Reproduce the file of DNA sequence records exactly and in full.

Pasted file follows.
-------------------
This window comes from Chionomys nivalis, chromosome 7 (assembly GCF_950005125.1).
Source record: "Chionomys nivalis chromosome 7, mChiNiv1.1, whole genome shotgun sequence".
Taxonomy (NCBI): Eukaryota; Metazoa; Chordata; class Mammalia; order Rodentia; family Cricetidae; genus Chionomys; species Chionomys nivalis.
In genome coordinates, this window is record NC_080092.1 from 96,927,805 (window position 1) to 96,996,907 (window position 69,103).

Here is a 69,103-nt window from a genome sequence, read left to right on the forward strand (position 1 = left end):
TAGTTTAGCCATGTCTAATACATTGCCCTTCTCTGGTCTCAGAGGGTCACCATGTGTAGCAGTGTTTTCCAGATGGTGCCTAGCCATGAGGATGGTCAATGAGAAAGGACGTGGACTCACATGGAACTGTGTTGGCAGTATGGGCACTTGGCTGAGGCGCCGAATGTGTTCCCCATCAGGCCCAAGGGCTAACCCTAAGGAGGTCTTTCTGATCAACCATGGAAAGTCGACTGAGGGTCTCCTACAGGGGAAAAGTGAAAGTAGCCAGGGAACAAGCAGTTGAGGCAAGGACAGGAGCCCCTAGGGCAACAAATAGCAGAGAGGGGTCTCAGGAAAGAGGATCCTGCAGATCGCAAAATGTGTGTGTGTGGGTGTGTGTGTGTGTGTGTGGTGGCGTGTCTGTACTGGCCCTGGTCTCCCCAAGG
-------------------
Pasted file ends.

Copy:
This window comes from Chionomys nivalis, chromosome 7 (assembly GCF_950005125.1).
Source record: "Chionomys nivalis chromosome 7, mChiNiv1.1, whole genome shotgun sequence".
Taxonomy (NCBI): Eukaryota; Metazoa; Chordata; class Mammalia; order Rodentia; family Cricetidae; genus Chionomys; species Chionomys nivalis.
In genome coordinates, this window is record NC_080092.1 from 96,927,805 (window position 1) to 96,996,907 (window position 69,103).

Here is a 69,103-nt window from a genome sequence, read left to right on the forward strand (position 1 = left end):
TAGTTTAGCCATGTCTAATACATTGCCCTTCTCTGGTCTCAGAGGGTCACCATGTGTAGCAGTGTTTTCCAGATGGTGCCTAGCCATGAGGATGGTCAATGAGAAAGGACGTGGACTCACATGGAACTGTGTTGGCAGTATGGGCACTTGGCTGAGGCGCCGAATGTGTTCCCCATCAGGCCCAAGGGCTAACCCTAAGGAGGTCTTTCTGATCAACCATGGAAAGTCGACTGAGGGTCTCCTACAGGGGAAAAGTGAAAGTAGCCAGGGAACAAGCAGTTGAGGCAAGGACAGGAGCCCCTAGGGCAACAAATAGCAGAGAGGGGTCTCAGGAAAGAGGATCCTGCAGATCGCAAAATGTGTGTGTGTGGGTGTGTGTGTGTGTGTGTGGTGGCGTGTCTGTACTGGCCCTGGTCTCCCCAAGG